Brown’s statements about Kobe earlier this week weren’t shocking for a man who has always taken athletes to task. On The Arsenio Hall Show, Brown made it clear that he doesn’t consider Kobe to be a socially conscious black man.
“He is somewhat confused about culture, because he was brought up in another country,” Brown said. (Bryant spent part of his childhood in Italy, where his father played professional basketball.) “[Bryant] doesn’t quite fit what’s happening in America.”
Back in the 1960s, Brown hosted a gathering for top black athletes interested in social activism. “If I had to call that summit all over,” he said, “there would be some athletes I wouldn’t call. Kobe would be one of them.”
Jim Brown is old school—from his walk to his unrelenting focus on youths in the community. He is what many black men aspired to be before heroin and prison and success came and ravaged their sense of accountability. He believes that to be a world-renowned athlete who doesn’t contribute to the community or the conversation about being a better black man is to waste one’s athletic gifts. Because for Brown it is bigger than sports, and always has been.
Beyoncé’s feminist credentials are always in question. Whether it’s her attire, her husband or her concert tour titles, you can always find pieces that declare she isn’t feminist enough on almost any pop culture site. Not all of the criticism is unwarranted, but the tone of the critiques often hinge on the idea that feminism is an either/or proposition. Admittedly, feminism has always struggled with representing all women. Whether the discussion is racism in feminist circles, or arguing that disability should be why abortion must remain legal (despite the protests of disabled feminists), feminist discourse has a problem with inclusion. As a result, women who are reaping the benefits of the work done by proclaimed feminists often shy away from the label. Even when they do claim the label, their individual interpretations may not be in line with existing academic theories. Yet, they are living many of the tenets of feminism—just on their own terms.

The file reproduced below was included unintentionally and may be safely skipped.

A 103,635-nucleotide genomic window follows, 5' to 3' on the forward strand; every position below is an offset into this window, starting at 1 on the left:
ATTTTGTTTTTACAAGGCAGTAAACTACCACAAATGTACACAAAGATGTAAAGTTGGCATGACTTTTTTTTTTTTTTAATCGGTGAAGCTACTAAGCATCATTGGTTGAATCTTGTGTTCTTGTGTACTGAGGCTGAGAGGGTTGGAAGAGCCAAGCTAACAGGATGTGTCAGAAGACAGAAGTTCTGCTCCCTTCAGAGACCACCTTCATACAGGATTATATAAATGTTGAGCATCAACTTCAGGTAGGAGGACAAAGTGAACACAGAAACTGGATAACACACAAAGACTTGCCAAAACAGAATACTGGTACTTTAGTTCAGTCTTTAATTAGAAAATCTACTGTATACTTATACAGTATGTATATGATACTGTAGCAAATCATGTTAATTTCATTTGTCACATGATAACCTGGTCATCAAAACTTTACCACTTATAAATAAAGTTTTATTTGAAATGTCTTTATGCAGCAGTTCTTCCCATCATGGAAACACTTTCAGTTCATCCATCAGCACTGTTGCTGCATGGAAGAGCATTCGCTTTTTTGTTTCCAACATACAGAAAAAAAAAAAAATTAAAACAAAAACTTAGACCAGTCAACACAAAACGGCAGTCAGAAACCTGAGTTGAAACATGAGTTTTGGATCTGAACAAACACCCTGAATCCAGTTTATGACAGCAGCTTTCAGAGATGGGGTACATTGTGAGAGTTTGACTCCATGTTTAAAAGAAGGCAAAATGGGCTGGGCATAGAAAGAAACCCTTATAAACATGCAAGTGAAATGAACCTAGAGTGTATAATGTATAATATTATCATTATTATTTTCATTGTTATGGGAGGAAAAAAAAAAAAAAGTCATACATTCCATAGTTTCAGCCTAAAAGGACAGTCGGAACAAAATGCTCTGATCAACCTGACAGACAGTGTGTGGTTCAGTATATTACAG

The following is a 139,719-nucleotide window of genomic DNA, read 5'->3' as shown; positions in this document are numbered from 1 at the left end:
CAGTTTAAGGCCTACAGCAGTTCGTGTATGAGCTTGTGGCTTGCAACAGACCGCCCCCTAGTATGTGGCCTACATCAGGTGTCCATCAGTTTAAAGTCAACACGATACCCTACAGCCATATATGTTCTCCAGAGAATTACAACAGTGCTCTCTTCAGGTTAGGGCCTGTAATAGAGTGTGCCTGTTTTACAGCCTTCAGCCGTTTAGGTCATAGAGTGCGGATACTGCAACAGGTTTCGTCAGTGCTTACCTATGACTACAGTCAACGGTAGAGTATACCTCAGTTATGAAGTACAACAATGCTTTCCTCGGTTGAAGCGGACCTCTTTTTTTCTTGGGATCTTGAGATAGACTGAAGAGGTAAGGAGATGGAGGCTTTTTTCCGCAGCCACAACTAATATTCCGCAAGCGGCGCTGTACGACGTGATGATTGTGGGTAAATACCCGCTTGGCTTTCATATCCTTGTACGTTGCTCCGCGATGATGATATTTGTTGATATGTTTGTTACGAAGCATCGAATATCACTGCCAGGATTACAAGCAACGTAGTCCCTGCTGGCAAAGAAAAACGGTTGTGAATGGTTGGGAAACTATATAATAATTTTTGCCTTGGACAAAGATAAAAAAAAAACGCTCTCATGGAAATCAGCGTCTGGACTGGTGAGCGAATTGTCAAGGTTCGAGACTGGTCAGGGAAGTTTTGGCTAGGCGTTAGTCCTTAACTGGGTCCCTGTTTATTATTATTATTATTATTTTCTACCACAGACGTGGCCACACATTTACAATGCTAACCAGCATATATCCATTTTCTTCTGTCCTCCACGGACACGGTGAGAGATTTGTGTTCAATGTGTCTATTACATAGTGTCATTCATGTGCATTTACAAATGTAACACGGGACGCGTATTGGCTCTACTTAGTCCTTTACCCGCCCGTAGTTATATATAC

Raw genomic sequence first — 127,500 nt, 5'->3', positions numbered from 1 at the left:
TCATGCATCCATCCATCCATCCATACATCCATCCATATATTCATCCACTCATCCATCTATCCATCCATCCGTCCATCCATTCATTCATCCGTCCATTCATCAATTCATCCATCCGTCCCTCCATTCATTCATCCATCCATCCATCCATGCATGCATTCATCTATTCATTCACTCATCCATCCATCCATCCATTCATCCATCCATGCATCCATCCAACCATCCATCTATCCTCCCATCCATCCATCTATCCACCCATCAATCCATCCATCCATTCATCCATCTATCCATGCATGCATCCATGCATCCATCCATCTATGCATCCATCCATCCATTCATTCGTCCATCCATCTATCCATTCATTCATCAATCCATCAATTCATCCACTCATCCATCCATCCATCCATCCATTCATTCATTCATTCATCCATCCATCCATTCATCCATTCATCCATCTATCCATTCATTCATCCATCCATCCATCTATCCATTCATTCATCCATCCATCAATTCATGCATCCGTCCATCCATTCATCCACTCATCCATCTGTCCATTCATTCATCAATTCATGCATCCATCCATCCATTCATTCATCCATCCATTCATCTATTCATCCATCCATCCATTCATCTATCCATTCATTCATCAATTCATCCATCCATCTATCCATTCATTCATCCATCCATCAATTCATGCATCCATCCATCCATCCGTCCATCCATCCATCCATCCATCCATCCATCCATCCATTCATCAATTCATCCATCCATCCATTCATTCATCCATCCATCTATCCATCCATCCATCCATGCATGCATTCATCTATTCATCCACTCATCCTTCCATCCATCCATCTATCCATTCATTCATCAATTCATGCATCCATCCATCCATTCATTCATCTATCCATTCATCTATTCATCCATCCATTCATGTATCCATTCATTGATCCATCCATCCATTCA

Pop culture feminism, albeit flawed in concept and execution, is nothing new. In fact, it is often much more accessible to young women who aren’t necessarily familiar with the history or academic theories of the movement. Beyoncé’s use of an excerpt from Chimamanda Ngozi Adichie’s We Should All Be Feminists has given Adichie an unprecedented platform. Libraries are reporting an uptick of interest in Adichie’s books, and while it is too soon to predict the long-term impact, it is safe to say that at least some eyes will be opened. Does that mean Beyoncé is the new ideal feminist? Of course not. Just look at Jay-Z’s verse on Drunk In Love, in which he references Ike Turner and that infamous line “Eat the cake, Anna Mae,” a reference that many will recognize from the abusive diner scene between Ike and Tina Turner in “What’s Love Got To Do With It.” The song is clearly not intended to be a feminist anthem. If anything it is likely an exploration of sexual dynamics.